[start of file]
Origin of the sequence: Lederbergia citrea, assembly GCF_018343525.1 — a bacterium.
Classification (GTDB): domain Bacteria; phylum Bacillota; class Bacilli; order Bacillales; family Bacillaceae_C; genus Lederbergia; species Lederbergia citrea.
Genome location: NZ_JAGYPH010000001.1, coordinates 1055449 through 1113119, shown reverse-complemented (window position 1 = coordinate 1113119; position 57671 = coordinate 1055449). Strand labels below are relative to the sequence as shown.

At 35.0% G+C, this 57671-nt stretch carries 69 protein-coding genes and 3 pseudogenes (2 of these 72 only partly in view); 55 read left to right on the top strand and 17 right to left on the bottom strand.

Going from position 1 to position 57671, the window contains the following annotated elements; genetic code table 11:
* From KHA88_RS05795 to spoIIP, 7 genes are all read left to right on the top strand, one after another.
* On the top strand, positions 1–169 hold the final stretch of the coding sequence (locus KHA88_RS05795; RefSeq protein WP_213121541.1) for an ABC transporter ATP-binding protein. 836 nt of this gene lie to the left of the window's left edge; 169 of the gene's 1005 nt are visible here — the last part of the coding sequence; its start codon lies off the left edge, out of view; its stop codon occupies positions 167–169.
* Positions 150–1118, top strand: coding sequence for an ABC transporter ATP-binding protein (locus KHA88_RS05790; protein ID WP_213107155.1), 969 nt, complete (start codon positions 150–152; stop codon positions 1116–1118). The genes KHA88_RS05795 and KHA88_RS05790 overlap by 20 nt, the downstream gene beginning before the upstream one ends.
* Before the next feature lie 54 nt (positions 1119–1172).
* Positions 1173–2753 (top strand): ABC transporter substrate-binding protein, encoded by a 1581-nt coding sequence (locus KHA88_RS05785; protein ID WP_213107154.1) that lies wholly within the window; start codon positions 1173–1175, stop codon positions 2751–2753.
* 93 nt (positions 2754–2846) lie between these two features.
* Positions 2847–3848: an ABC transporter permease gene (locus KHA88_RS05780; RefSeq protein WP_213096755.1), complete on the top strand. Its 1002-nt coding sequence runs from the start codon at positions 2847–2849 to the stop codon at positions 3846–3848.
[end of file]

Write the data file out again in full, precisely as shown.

Origin of the sequence: Lederbergia citrea, assembly GCF_018343525.1 — a bacterium.
Classification (GTDB): domain Bacteria; phylum Bacillota; class Bacilli; order Bacillales; family Bacillaceae_C; genus Lederbergia; species Lederbergia citrea.
Genome location: NZ_JAGYPH010000001.1, coordinates 1055449 through 1113119, shown reverse-complemented (window position 1 = coordinate 1113119; position 57671 = coordinate 1055449). Strand labels below are relative to the sequence as shown.

At 35.0% G+C, this 57671-nt stretch carries 69 protein-coding genes and 3 pseudogenes (2 of these 72 only partly in view); 55 read left to right on the top strand and 17 right to left on the bottom strand.

Going from position 1 to position 57671, the window contains the following annotated elements; genetic code table 11:
* From KHA88_RS05795 to spoIIP, 7 genes are all read left to right on the top strand, one after another.
* On the top strand, positions 1–169 hold the final stretch of the coding sequence (locus KHA88_RS05795; RefSeq protein WP_213121541.1) for an ABC transporter ATP-binding protein. 836 nt of this gene lie to the left of the window's left edge; 169 of the gene's 1005 nt are visible here — the last part of the coding sequence; its start codon lies off the left edge, out of view; its stop codon occupies positions 167–169.
* Positions 150–1118, top strand: coding sequence for an ABC transporter ATP-binding protein (locus KHA88_RS05790; protein ID WP_213107155.1), 969 nt, complete (start codon positions 150–152; stop codon positions 1116–1118). The genes KHA88_RS05795 and KHA88_RS05790 overlap by 20 nt, the downstream gene beginning before the upstream one ends.
* Before the next feature lie 54 nt (positions 1119–1172).
* Positions 1173–2753 (top strand): ABC transporter substrate-binding protein, encoded by a 1581-nt coding sequence (locus KHA88_RS05785; protein ID WP_213107154.1) that lies wholly within the window; start codon positions 1173–1175, stop codon positions 2751–2753.
* 93 nt (positions 2754–2846) lie between these two features.
* Positions 2847–3848: an ABC transporter permease gene (locus KHA88_RS05780; RefSeq protein WP_213096755.1), complete on the top strand. Its 1002-nt coding sequence runs from the start codon at positions 2847–2849 to the stop codon at positions 3846–3848.